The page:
Managing deforestation outside of the REDD+ scheme

Sustainable Asia
Sustainable Asia
Published in
6 min readOct 2, 2021


23 September 2021 by Khoa Tran and Chermaine Lee

Despite a good track towards deforestation goals, Indonesia has pulled out of a US$1 billion deal with Norway to protect its rainforests. China opens a vitrification plant, turning nuclear waste into glass for safer storage. Southeast Asian professionals are increasingly concerned about food security due to climate change and what their governments are doing in terms of policy and planning.

Credit: photo by Rainforest Action Network is licensed under CC BY-NC 2.0

It’s good to be back! Let’s dive right in! In our last episode, we’ve seen how Indonesia has been making a few headlines in climate news, and the trend is continuing. After all, Indonesia is rich in both marine and land biodiversity. Its rainforests are the world’s third largest ones after Brazil and the Democratic Republic of Congo.

One of the world’s biggest causes of greenhouse gas emissions comes from deforestation and forest degradation. To combat this, the United Nations Framework Convention on Climate Change (or UNFCCC) had negotiated a scheme to reduce deforestation in 2005. In 2013, the rules were further clarified, leading to what’s now known as Reducing Emissions from Deforestation and forest Degradation or REDD+.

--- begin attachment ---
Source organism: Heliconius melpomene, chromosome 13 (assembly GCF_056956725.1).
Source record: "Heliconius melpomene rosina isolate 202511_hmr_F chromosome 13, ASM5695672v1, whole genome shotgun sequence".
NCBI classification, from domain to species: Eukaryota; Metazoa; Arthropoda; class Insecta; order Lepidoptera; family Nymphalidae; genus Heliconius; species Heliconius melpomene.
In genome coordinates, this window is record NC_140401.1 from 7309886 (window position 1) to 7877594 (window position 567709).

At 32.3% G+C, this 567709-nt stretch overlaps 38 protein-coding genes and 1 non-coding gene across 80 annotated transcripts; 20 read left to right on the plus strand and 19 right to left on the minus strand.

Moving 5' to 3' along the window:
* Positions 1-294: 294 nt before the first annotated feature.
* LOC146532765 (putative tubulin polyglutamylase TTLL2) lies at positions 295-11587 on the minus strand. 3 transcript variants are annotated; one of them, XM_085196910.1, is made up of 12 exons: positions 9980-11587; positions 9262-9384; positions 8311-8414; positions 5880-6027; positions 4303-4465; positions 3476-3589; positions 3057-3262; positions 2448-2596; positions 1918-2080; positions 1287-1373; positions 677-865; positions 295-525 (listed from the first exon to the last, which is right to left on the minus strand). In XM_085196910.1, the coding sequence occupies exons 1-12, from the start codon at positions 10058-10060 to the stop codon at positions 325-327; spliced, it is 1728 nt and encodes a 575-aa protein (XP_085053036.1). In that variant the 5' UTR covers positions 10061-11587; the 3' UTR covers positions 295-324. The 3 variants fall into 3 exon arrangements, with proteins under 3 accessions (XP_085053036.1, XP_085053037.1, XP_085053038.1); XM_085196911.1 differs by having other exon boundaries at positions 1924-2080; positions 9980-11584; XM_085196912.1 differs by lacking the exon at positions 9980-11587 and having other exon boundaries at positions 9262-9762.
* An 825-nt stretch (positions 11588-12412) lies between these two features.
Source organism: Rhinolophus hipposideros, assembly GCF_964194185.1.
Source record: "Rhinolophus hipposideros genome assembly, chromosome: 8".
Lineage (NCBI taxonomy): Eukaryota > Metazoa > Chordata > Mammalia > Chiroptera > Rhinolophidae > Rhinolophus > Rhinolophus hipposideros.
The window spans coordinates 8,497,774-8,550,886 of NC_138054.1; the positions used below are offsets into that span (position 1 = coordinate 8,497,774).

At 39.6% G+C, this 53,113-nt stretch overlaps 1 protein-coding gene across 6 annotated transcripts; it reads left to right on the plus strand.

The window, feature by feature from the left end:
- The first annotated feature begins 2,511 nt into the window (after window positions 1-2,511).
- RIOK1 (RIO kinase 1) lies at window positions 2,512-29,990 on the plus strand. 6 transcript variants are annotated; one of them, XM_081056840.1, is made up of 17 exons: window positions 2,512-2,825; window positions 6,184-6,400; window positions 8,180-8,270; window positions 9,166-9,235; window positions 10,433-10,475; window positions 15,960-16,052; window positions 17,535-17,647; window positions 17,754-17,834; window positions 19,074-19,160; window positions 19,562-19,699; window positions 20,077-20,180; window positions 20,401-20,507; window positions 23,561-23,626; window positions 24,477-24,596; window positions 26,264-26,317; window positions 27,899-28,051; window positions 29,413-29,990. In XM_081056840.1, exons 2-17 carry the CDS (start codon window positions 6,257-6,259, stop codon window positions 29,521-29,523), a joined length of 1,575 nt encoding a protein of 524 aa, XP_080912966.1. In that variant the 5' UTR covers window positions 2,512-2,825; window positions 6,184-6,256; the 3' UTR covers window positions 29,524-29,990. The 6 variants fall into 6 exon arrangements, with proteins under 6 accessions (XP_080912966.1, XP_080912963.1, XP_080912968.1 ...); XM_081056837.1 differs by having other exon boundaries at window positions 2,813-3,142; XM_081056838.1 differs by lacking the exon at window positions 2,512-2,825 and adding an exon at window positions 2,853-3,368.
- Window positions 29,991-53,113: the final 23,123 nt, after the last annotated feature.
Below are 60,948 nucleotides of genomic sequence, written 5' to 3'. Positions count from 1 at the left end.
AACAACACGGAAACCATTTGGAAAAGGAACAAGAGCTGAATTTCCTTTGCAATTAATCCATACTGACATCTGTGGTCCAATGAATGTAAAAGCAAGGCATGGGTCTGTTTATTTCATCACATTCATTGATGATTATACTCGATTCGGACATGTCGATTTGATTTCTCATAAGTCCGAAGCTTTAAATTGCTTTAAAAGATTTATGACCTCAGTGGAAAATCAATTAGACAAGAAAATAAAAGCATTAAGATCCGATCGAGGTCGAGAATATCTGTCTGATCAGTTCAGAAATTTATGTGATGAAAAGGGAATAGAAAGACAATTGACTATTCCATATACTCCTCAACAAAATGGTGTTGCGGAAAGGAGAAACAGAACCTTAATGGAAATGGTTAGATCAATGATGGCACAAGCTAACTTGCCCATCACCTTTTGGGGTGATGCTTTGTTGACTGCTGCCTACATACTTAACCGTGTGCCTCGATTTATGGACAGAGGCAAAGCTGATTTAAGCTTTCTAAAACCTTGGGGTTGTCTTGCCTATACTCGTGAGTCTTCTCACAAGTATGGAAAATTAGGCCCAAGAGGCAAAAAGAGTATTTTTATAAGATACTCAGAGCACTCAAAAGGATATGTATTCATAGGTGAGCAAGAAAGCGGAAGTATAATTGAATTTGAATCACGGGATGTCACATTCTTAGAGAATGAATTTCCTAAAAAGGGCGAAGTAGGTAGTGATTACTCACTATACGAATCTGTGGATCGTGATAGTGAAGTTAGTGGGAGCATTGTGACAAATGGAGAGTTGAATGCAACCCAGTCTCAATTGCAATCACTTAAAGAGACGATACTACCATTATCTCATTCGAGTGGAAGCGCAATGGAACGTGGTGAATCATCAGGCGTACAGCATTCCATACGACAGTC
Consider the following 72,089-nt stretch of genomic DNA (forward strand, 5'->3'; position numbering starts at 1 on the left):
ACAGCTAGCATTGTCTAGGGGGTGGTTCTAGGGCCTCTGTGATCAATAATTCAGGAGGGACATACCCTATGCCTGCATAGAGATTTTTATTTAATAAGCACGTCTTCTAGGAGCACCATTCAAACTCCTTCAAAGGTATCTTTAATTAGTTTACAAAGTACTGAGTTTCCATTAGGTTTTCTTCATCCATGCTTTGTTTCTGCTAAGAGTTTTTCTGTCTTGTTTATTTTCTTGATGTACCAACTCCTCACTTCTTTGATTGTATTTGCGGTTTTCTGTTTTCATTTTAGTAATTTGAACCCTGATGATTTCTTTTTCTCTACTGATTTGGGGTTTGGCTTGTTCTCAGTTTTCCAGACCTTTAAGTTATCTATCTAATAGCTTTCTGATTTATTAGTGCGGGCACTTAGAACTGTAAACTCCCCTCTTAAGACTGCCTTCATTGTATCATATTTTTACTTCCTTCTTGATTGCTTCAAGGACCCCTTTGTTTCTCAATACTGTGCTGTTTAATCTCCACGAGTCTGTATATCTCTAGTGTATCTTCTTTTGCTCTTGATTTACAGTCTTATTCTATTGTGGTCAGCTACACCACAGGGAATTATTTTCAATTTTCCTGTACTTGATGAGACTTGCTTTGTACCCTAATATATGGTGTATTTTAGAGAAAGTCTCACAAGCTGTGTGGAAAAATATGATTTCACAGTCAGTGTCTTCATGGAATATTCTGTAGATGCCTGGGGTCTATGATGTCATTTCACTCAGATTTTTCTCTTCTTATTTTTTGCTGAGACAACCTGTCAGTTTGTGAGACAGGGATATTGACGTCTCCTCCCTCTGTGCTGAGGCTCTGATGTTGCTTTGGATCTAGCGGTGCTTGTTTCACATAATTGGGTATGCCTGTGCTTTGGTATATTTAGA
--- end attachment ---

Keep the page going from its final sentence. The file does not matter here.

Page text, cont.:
REDD+ aims to reduce deforestation by paying countries to not cut down their trees. Countries have to report on metrics measuring carbon emission curbs set by the scheme, and in return for meeting certain targets, receive a payment. The idea is that the payment incentivizes participating countries to preserve their forests and compensates them for otherwise exploiting them for economic gains. The UNFCCC agrees that this is a major help to curb carbon emissions in agriculture, forestry and other land uses sectors. However, Indonesia seems to be disagreeing.

Indonesia recently pulled out of an agreement with Norway, which states that Norway would pay Indonesia 1 billion USD to curb its emissions from deforestation under the REDD+ scheme. Although Indonesia claims to have fulfilled all requirements for the payments to be made, Norway has yet to disburse the funds according to Alue Dohong, the Indonesian deputy minister for environment and forestry. Norway takes a different stance, claiming that discussions around payment terms were “constructive and progressing well” up until the termination.